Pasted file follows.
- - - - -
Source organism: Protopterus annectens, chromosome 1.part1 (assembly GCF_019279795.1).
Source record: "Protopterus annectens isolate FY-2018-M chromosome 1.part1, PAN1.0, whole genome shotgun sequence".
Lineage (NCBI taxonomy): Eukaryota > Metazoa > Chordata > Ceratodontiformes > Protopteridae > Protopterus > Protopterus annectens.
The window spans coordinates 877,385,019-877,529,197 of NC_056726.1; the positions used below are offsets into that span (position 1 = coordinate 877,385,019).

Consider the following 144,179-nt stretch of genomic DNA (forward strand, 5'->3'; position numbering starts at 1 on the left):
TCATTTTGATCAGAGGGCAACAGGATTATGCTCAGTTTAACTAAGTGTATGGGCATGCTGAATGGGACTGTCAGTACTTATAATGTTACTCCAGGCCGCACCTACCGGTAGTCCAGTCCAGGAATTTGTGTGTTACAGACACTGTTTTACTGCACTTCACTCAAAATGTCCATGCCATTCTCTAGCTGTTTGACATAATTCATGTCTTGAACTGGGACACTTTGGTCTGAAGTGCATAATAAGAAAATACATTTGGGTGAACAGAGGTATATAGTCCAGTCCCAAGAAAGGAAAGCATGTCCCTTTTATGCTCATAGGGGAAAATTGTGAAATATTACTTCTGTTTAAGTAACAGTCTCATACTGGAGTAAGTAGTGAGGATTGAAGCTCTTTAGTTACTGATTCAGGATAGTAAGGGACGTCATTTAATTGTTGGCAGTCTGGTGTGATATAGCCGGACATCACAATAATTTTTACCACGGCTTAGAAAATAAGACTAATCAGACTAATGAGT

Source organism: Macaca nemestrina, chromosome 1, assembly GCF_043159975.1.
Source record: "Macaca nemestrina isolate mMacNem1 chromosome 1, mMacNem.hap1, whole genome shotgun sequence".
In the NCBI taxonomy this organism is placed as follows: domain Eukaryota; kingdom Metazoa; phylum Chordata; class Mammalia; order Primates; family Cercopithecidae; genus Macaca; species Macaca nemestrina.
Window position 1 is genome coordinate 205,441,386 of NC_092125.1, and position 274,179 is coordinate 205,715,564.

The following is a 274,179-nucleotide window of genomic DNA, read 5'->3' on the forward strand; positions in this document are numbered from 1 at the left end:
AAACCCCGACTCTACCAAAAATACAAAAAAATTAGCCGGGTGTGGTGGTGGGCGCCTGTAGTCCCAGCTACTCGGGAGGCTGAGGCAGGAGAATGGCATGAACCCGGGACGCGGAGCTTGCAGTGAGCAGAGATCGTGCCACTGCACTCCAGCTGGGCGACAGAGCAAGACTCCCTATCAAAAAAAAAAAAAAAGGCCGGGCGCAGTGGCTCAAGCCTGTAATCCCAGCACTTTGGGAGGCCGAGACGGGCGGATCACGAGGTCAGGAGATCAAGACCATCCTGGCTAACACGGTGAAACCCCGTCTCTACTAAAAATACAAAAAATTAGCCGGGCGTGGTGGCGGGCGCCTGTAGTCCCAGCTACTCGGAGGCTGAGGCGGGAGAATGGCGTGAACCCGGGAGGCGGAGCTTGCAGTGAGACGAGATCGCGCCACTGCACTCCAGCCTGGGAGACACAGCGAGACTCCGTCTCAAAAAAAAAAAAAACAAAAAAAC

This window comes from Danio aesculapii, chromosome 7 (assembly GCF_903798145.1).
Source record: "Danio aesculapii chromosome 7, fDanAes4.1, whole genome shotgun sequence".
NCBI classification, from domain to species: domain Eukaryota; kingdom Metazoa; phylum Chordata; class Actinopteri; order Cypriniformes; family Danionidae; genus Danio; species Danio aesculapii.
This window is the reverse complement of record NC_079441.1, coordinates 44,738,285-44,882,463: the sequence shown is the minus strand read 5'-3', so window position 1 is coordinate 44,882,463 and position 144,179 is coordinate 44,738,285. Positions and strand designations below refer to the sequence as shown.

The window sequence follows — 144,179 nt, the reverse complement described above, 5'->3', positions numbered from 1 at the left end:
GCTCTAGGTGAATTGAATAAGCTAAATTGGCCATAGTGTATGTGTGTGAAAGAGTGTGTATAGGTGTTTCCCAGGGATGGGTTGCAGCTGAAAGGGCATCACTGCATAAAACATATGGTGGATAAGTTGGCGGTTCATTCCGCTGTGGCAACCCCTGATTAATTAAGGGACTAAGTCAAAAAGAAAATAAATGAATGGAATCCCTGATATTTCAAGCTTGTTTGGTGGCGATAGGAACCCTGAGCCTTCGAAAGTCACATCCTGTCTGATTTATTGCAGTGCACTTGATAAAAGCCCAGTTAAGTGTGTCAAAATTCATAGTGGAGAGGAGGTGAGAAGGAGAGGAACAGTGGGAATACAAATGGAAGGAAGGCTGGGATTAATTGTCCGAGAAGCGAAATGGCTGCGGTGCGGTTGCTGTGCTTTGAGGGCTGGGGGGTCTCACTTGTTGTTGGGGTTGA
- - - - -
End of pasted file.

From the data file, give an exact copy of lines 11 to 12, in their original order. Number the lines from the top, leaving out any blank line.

The following is a 274,179-nucleotide window of genomic DNA, read 5'->3' on the forward strand; positions in this document are numbered from 1 at the left end:
AAACCCCGACTCTACCAAAAATACAAAAAAATTAGCCGGGTGTGGTGGTGGGCGCCTGTAGTCCCAGCTACTCGGGAGGCTGAGGCAGGAGAATGGCATGAACCCGGGACGCGGAGCTTGCAGTGAGCAGAGATCGTGCCACTGCACTCCAGCTGGGCGACAGAGCAAGACTCCCTATCAAAAAAAAAAAAAAAGGCCGGGCGCAGTGGCTCAAGCCTGTAATCCCAGCACTTTGGGAGGCCGAGACGGGCGGATCACGAGGTCAGGAGATCAAGACCATCCTGGCTAACACGGTGAAACCCCGTCTCTACTAAAAATACAAAAAATTAGCCGGGCGTGGTGGCGGGCGCCTGTAGTCCCAGCTACTCGGAGGCTGAGGCGGGAGAATGGCGTGAACCCGGGAGGCGGAGCTTGCAGTGAGACGAGATCGCGCCACTGCACTCCAGCCTGGGAGACACAGCGAGACTCCGTCTCAAAAAAAAAAAAAACAAAAAAAC